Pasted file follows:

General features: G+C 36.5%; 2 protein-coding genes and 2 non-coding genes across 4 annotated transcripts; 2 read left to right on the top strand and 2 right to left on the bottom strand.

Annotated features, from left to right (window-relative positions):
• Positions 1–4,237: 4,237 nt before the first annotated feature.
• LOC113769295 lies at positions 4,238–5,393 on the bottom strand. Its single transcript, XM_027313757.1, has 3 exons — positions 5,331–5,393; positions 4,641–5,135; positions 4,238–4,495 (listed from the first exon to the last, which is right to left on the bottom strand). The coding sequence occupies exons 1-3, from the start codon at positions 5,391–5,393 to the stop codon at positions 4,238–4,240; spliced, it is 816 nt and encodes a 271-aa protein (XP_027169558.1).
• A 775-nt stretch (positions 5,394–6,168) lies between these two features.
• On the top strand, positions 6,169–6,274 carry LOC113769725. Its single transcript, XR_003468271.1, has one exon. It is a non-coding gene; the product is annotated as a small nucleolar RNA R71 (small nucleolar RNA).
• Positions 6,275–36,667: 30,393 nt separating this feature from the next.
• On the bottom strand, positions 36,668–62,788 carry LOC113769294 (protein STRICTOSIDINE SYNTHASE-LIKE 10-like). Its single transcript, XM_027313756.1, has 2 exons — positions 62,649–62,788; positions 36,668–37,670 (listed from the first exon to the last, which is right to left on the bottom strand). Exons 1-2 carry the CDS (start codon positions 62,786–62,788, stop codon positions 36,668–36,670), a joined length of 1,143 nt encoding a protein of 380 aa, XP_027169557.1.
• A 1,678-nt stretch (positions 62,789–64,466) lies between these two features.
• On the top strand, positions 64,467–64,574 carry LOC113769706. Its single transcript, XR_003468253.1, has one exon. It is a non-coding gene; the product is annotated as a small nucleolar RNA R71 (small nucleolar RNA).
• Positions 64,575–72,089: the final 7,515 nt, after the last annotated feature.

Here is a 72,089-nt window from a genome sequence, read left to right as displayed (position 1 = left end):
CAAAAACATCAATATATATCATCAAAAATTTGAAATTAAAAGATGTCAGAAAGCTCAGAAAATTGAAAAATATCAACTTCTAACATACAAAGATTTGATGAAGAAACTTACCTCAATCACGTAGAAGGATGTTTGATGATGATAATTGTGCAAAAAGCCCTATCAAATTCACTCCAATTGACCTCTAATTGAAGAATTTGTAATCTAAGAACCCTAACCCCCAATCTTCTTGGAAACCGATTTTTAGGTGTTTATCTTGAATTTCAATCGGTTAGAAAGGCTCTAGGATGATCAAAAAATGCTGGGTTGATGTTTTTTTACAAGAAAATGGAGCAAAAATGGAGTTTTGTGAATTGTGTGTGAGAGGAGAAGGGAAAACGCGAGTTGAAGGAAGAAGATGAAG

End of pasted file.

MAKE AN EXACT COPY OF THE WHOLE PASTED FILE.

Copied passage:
General features: G+C 36.5%; 2 protein-coding genes and 2 non-coding genes across 4 annotated transcripts; 2 read left to right on the top strand and 2 right to left on the bottom strand.

Annotated features, from left to right (window-relative positions):
• Positions 1–4,237: 4,237 nt before the first annotated feature.
• LOC113769295 lies at positions 4,238–5,393 on the bottom strand. Its single transcript, XM_027313757.1, has 3 exons — positions 5,331–5,393; positions 4,641–5,135; positions 4,238–4,495 (listed from the first exon to the last, which is right to left on the bottom strand). The coding sequence occupies exons 1-3, from the start codon at positions 5,391–5,393 to the stop codon at positions 4,238–4,240; spliced, it is 816 nt and encodes a 271-aa protein (XP_027169558.1).
• A 775-nt stretch (positions 5,394–6,168) lies between these two features.
• On the top strand, positions 6,169–6,274 carry LOC113769725. Its single transcript, XR_003468271.1, has one exon. It is a non-coding gene; the product is annotated as a small nucleolar RNA R71 (small nucleolar RNA).
• Positions 6,275–36,667: 30,393 nt separating this feature from the next.
• On the bottom strand, positions 36,668–62,788 carry LOC113769294 (protein STRICTOSIDINE SYNTHASE-LIKE 10-like). Its single transcript, XM_027313756.1, has 2 exons — positions 62,649–62,788; positions 36,668–37,670 (listed from the first exon to the last, which is right to left on the bottom strand). Exons 1-2 carry the CDS (start codon positions 62,786–62,788, stop codon positions 36,668–36,670), a joined length of 1,143 nt encoding a protein of 380 aa, XP_027169557.1.
• A 1,678-nt stretch (positions 62,789–64,466) lies between these two features.
• On the top strand, positions 64,467–64,574 carry LOC113769706. Its single transcript, XR_003468253.1, has one exon. It is a non-coding gene; the product is annotated as a small nucleolar RNA R71 (small nucleolar RNA).
• Positions 64,575–72,089: the final 7,515 nt, after the last annotated feature.

Here is a 72,089-nt window from a genome sequence, read left to right as displayed (position 1 = left end):
CAAAAACATCAATATATATCATCAAAAATTTGAAATTAAAAGATGTCAGAAAGCTCAGAAAATTGAAAAATATCAACTTCTAACATACAAAGATTTGATGAAGAAACTTACCTCAATCACGTAGAAGGATGTTTGATGATGATAATTGTGCAAAAAGCCCTATCAAATTCACTCCAATTGACCTCTAATTGAAGAATTTGTAATCTAAGAACCCTAACCCCCAATCTTCTTGGAAACCGATTTTTAGGTGTTTATCTTGAATTTCAATCGGTTAGAAAGGCTCTAGGATGATCAAAAAATGCTGGGTTGATGTTTTTTTACAAGAAAATGGAGCAAAAATGGAGTTTTGTGAATTGTGTGTGAGAGGAGAAGGGAAAACGCGAGTTGAAGGAAGAAGATGAAG